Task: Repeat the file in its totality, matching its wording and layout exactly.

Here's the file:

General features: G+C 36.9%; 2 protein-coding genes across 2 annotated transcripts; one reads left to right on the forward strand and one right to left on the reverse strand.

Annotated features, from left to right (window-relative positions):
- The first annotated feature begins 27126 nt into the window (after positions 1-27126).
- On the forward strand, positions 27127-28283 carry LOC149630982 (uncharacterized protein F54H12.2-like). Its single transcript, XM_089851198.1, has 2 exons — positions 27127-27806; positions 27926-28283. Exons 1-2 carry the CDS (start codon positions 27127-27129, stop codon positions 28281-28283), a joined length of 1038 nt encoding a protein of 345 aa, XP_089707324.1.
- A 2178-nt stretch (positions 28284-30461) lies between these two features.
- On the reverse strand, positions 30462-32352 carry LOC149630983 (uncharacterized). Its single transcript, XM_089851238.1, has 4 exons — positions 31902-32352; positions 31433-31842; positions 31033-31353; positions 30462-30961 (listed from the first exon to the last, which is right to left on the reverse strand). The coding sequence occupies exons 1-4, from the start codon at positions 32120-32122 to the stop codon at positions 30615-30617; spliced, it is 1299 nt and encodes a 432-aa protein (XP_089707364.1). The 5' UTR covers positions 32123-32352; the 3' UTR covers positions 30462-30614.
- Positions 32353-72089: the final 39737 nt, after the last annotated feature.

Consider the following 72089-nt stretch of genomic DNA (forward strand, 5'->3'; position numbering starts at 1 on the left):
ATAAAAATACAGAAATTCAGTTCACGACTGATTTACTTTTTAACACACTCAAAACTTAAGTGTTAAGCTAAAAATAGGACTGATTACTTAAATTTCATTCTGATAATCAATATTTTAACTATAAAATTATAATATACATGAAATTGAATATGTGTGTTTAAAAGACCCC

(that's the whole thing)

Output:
General features: G+C 36.9%; 2 protein-coding genes across 2 annotated transcripts; one reads left to right on the forward strand and one right to left on the reverse strand.

Annotated features, from left to right (window-relative positions):
- The first annotated feature begins 27126 nt into the window (after positions 1-27126).
- On the forward strand, positions 27127-28283 carry LOC149630982 (uncharacterized protein F54H12.2-like). Its single transcript, XM_089851198.1, has 2 exons — positions 27127-27806; positions 27926-28283. Exons 1-2 carry the CDS (start codon positions 27127-27129, stop codon positions 28281-28283), a joined length of 1038 nt encoding a protein of 345 aa, XP_089707324.1.
- A 2178-nt stretch (positions 28284-30461) lies between these two features.
- On the reverse strand, positions 30462-32352 carry LOC149630983 (uncharacterized). Its single transcript, XM_089851238.1, has 4 exons — positions 31902-32352; positions 31433-31842; positions 31033-31353; positions 30462-30961 (listed from the first exon to the last, which is right to left on the reverse strand). The coding sequence occupies exons 1-4, from the start codon at positions 32120-32122 to the stop codon at positions 30615-30617; spliced, it is 1299 nt and encodes a 432-aa protein (XP_089707364.1). The 5' UTR covers positions 32123-32352; the 3' UTR covers positions 30462-30614.
- Positions 32353-72089: the final 39737 nt, after the last annotated feature.

Consider the following 72089-nt stretch of genomic DNA (forward strand, 5'->3'; position numbering starts at 1 on the left):
ATAAAAATACAGAAATTCAGTTCACGACTGATTTACTTTTTAACACACTCAAAACTTAAGTGTTAAGCTAAAAATAGGACTGATTACTTAAATTTCATTCTGATAATCAATATTTTAACTATAAAATTATAATATACATGAAATTGAATATGTGTGTTTAAAAGACCCC